beauty and brains: prada, fendi, and moschino take feminism to milan
Prada fall/winter 17
Being male and somewhat young, it's kind of daunting writing about the feminism that's rising in this crucial moment in time, a reaction against the reactionary political waves in America and beyond. Fashion, thank god, is rich on incredible female writers much better equipped to comment. They also happen to be some of the most colorful characters you'll ever meet. The women easily outnumber the men in the seasonal traveling show circus, and there's no question who is in charge here. However many male designers may inhabit fashion, this industry is ruled by women, and as a young man you can only count yourself lucky to be so fortunate as to grow up around so much female energy in this arena, this City of Women.
The Fellini film from 1980 became the inspiration for Prada's fall/winter 17 show, the designer said backstage. Following last month's men's show where she called for a "more human, more simple, more real" approach to life in these times of upheaval, "with the women's, of course, after what happened," she reflected after her women's show hinting at Trump's victory, there were certain things she couldn't ignore.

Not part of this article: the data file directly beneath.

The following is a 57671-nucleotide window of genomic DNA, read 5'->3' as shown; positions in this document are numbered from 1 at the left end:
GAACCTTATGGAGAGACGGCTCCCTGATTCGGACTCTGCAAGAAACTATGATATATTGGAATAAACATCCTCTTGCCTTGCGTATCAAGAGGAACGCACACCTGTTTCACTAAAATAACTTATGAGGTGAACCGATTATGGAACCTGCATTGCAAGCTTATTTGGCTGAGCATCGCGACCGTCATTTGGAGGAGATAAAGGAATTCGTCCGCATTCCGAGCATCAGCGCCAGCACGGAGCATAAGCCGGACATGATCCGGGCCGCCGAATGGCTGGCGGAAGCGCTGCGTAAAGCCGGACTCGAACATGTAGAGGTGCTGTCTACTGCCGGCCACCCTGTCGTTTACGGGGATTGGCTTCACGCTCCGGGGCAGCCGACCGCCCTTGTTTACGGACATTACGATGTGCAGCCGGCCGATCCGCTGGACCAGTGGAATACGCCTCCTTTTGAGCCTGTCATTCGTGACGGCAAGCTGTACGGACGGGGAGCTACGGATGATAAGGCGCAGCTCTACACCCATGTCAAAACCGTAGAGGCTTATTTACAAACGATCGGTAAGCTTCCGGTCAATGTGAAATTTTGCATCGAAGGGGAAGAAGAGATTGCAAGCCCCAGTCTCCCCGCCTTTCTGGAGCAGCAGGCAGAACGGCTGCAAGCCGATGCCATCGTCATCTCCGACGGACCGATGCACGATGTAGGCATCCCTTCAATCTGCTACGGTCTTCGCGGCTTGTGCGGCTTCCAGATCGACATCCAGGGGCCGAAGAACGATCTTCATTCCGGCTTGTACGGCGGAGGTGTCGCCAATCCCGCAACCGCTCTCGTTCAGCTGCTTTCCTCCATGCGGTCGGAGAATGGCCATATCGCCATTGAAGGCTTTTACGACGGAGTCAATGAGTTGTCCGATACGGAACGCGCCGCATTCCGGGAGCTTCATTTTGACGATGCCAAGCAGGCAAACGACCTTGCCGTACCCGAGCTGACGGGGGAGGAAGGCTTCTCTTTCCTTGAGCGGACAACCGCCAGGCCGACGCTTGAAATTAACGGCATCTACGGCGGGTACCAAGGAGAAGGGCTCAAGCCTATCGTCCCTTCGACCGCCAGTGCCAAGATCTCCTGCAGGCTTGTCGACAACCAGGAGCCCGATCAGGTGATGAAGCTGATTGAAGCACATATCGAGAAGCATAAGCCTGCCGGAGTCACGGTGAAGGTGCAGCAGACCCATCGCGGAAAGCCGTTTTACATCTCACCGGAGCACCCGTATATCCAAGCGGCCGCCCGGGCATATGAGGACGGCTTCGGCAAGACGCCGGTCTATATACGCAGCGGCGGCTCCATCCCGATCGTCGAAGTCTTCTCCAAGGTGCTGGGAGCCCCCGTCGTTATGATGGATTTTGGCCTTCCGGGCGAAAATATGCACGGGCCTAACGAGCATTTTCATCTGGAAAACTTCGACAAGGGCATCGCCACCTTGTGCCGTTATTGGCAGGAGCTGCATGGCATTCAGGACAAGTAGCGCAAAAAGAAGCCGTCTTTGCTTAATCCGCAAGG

Prada's thought process was uncharacteristically uncomplicated: flamboyant knitwear as a "symbol of the woman at home; of feminism", prints by the 70s feminist illustrator Robert McGinnis of retro femmes fatales she referred to as "beautiful but also killers," and a general vein of sensory, sensual, seductive exuberance defined by a luxuriance of trimmings. "My point is seduction," Prada said. "How seduction is necessary." She was referring to the age-old feminist struggle: "women want to appeal, want to be beautiful, but how, if you are intelligent?"